Review - Madama Butterfly at Milton Keynes Theatre
It was time to get the tissues out at Milton Keynes Theatre last night as the 2016 Glyndebourne Tour retold the story of Giacomo Pucccini's famous Japanese-based tragic opera, Madama Butterfly.
Annilese Miskimmon’s production updates Puccini’s 1902 story to the 1950s and while I’ve never actually seen the original, I’m certainly well acquainted with the late 1980s spin-off, Claude-Michel Schönberg and Alain Boublil’s wonderful Miss Saigon which takes us headlong into the 1960s and the Vietnam War.
The first act is set in the red light-like district of downtown Nagasaki amid the tattoo parlours and bars where US Navy Lieutenant Benjamin Franklin ‘B F’ Pinkerton (played by Matteo Lippi) takes advantage of a convenient local custom at Goro’s Marriage Bureau.
The sleazy Goro provides a service where you can get yourself a pretty young geisha bride for as long as you wish… and you can dissolve the marriage quite easily providing you have enough cash!
Women are chosen from Goro’s large catalogue and while Pinkerton also rents a house from him, he gets to marry a beautiful Japanese former geisha called Cio-Cio-San (played by Karah Son) who is better known as Butterfly.
The inexperienced 15-year-old arrives in Nagasaki from the countryside with a suitcase of meagre possessions accompanied by an entourage of relations, several of whom are against Butterfly’s hastily arranged wedding ceremony.
Marriage broker Goro (superbly played by Alun Rhys-Jenkins) doesn’t care about any of the women at his agency, just as long as he gets the cash – much as Jonathan Pryce did when he was cast as ‘The Engineer’ in Miss Saigon!
The carefree Pinkerton is in his element, his new wife has completely fallen for him and she’s also changed her religion to his against her family’s wishes. But when American Consul Sharpless (Francesco Verna) comes calling, he warns Pinkerton that the girl will not be easily shaken off following their sham arrangement.
Meanwhile the opera’s first love-duet is sung between Butterfly and Pinkerton against a backdrop of a GI Brides film which makes the American slightly uncomfortable, while Japanese girl realises she should now have a much better life. The whole scene certainly sends a chill through the audience as he dries her tears of joy.
With romance having blossomed, Butterfly casts off her kimono and is seen dressed in a smart blue two-piece suit which Pinkerton presents her with just before he sails away for three years on naval duty.
However unbeknown to him, Butterfly gives birth to a son which she names ‘Sorrow’, promising to change it to ‘Joy’ once her husband returns. Having promised to come back, he sends Sharpless with a letter for Butterfly although he fails to divulge the fact that the lieutenant has now married an America – and those familiar with Miss Saigon will guess what comes next!
Pinkerton’s new blonde wife Kate (played by Marta Fontanals-Simmons) arrives in Japan from the USA and while the penniless Butterfly stands with Sorrow (who is dressed in his father’s white navy jacket) to see his ship, the SS Abraham Lincoln, sail into Nagasaki harbour. She immediately orders her maid Suzuki (Claudia Huckle) to prepare the house in readiness for his arrival by covering a large area with flower petals which are scattered from the Stars and Stripes flag.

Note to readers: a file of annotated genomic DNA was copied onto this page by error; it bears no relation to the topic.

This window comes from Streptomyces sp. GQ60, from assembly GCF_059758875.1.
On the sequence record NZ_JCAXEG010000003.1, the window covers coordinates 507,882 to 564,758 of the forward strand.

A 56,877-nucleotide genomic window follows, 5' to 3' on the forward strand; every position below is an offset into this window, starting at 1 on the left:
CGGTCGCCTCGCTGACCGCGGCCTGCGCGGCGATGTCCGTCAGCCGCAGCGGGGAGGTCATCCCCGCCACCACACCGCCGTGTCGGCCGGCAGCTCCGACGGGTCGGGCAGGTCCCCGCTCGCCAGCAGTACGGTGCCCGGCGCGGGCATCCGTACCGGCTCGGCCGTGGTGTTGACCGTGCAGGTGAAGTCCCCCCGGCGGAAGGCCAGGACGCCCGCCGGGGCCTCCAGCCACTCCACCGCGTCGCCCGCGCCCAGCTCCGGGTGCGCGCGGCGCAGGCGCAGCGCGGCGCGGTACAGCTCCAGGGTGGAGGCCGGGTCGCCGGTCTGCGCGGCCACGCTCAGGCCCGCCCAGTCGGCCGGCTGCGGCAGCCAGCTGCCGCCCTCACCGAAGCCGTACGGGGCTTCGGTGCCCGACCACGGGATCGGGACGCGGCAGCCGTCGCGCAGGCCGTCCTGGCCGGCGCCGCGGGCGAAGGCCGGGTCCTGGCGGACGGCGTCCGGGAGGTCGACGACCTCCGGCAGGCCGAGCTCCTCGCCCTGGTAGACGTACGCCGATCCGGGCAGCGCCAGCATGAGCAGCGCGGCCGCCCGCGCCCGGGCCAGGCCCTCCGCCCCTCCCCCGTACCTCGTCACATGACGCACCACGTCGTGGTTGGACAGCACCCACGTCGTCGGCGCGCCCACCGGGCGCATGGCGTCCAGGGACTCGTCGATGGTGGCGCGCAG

The upshot is that Pinkerton goes to the house when Butterfly is resting but he quickly leaves again before she awakes. It is then that Butterfly quickly guesses that he has married again when Kate arrives at her door. The tall American bride already knows of the child and brings along a model ship for the youngster, having agreed to adopt him – and you’ve probably already guessed the rest!
It all comes down to that tragic ending, with Butterfly committing suicide with the self same knife that her father had used when he committed hari-kari several years earlier. Once again the scene brought a tear to my eye just as it had at the end of Miss Saigon… I loved it!
Matteo Lippi is great as the sometimes cowardly and yet remorseful Pinkerton – well he does avoid that final confrontation! – his wonderful rich tenor voice absolutely dominating act one. The part was originally made famous by the great Enrico Caruso but Lippi has real quality and power as did baritone Francesco Verna as the bureaucratic US Consul Sharpless.
Claudia Huckle is excellent as Suzuki and together with Karah Son, they sing Puccini’s Flower Duet. Meanwhile the wonderful ‘Un bel di, vedremo’ aria sung by Butterfly in act two brings out all the emotion. It’s easily the best-known song in the whole opera and is performed to perfection. Soprano Son is absolutely brilliant and fully deserved her standing ovation at the final curtain. She added emotion by the bucket load and her vocal range seemed to know no bounds.
Unfortunately Glyndebourne’s three act Madama Butterfly was a one night only affair and was sung entirely in Italian but with English supertitles projected high above the stage. Full marks to the whole cast and the 30-plus piece orchestra under conductor John Wilson.
The set design and lighting were also excellent and hopefully the Glyndebourne company will be back in Milton Keynes again next autumn. If you missed them this time around, make sure to see one of their productions in 2017.
Tonight (Thursday) Glyndebourne have a ‘Behind the Curtains’ evening while tomorrow they present Mozart’s comic opera Don Giovanni. Tickets are still available from the Box Office, by calling 0844 871 7652 or by visiting www.atgtickets.com/miltonkeynes (booking fees apply).